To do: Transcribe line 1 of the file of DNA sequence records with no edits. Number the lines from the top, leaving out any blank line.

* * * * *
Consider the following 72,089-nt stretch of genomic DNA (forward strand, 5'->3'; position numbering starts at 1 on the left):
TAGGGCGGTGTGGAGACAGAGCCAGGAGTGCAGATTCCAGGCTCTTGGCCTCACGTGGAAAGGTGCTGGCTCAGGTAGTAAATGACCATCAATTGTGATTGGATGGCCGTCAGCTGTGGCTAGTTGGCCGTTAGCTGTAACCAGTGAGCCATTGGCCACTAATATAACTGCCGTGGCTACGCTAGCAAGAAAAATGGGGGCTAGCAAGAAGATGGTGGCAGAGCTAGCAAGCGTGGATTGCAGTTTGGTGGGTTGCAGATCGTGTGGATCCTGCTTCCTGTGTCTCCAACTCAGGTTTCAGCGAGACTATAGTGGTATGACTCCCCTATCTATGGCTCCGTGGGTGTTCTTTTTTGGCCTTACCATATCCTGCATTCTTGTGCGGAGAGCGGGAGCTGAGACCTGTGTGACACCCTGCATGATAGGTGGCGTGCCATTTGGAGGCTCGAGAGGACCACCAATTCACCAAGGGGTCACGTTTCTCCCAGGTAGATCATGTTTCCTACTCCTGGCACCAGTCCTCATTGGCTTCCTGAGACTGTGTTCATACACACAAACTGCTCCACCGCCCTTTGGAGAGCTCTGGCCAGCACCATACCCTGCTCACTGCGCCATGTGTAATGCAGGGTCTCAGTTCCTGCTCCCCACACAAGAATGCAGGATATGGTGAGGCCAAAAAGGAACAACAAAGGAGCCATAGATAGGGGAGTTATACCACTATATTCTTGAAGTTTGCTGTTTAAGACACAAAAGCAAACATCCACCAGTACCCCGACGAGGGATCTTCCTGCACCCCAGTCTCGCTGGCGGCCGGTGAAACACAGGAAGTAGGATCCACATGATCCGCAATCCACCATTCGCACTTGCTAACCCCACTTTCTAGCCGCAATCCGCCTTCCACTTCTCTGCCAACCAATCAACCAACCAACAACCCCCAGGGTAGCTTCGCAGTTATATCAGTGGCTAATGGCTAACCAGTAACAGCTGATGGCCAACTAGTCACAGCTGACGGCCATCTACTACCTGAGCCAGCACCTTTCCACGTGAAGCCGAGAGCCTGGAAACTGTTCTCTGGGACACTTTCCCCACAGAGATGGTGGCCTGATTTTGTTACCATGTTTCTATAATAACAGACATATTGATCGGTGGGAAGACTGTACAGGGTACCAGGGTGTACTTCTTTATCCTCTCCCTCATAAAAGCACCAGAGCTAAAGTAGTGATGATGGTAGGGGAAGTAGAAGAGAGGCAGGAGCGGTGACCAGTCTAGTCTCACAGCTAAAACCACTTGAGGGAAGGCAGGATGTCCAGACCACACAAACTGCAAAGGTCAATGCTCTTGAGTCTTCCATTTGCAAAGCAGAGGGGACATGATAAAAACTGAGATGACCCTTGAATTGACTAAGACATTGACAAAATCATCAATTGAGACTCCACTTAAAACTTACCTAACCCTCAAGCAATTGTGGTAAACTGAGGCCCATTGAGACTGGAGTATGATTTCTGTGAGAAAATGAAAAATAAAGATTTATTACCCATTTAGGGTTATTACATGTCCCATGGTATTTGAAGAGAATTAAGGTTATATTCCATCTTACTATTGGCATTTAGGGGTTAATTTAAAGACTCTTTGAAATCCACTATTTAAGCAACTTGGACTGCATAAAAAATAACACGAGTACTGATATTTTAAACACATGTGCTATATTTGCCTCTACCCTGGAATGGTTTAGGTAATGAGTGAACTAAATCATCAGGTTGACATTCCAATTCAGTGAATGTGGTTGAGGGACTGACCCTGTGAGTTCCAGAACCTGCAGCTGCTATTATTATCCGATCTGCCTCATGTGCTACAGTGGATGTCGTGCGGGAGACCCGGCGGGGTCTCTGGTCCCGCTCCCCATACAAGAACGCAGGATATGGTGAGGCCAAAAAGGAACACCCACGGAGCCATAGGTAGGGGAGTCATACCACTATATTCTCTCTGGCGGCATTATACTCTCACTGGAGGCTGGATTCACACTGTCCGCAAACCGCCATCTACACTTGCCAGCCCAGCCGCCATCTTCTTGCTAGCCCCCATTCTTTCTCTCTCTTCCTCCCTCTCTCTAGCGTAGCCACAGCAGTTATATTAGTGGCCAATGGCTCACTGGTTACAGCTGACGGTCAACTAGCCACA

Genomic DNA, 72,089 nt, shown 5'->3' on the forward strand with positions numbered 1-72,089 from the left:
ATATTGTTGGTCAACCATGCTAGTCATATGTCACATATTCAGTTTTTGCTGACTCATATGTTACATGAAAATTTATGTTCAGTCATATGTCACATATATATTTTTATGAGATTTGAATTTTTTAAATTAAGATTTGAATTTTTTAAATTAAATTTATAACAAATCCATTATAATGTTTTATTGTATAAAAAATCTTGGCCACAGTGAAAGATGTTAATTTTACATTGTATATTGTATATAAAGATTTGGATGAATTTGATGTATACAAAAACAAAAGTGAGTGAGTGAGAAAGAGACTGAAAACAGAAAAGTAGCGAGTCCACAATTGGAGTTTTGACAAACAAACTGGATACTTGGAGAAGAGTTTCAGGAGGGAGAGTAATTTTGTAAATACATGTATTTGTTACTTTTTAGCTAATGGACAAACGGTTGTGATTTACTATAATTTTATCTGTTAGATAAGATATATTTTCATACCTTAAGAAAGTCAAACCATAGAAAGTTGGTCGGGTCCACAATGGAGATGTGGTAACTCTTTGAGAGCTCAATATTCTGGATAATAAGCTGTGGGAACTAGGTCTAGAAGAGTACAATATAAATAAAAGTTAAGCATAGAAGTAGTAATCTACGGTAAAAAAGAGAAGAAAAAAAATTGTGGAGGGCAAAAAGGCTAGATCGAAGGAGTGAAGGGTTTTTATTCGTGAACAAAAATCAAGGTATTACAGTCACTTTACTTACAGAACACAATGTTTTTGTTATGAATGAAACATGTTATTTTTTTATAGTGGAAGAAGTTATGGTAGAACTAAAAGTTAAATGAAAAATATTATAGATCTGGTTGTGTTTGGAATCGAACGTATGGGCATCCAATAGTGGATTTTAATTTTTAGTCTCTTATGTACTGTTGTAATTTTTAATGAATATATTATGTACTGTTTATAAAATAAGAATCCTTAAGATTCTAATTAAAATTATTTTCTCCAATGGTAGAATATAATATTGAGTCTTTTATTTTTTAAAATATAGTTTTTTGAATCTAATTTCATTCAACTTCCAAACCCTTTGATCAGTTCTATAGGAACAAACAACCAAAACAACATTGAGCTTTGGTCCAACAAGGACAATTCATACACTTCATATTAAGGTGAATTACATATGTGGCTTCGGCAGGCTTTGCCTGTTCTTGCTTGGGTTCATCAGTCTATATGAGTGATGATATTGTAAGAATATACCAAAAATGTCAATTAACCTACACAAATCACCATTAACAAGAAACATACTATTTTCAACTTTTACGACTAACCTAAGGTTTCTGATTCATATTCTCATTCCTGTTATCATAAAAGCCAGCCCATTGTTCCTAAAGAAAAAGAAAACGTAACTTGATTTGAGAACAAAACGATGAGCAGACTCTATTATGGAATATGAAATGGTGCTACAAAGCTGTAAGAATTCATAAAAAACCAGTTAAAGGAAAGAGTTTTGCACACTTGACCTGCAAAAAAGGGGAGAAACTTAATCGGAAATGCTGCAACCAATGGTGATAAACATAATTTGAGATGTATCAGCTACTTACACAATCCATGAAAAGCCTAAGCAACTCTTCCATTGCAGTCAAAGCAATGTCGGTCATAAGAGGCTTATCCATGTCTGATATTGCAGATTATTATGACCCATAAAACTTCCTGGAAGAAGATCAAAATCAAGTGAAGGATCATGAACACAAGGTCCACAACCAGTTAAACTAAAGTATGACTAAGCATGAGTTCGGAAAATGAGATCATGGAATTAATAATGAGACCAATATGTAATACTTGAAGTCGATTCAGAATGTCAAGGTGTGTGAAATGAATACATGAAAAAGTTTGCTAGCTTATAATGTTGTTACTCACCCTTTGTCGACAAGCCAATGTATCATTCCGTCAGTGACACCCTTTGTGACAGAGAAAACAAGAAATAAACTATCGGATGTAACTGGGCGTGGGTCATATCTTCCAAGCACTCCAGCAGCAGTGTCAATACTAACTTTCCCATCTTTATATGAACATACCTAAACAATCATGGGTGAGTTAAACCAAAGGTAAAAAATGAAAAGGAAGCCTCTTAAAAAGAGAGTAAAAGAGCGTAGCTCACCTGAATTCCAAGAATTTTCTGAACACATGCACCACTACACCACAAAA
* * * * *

Consider the following 72,089-nt stretch of genomic DNA (forward strand, 5'->3'; position numbering starts at 1 on the left):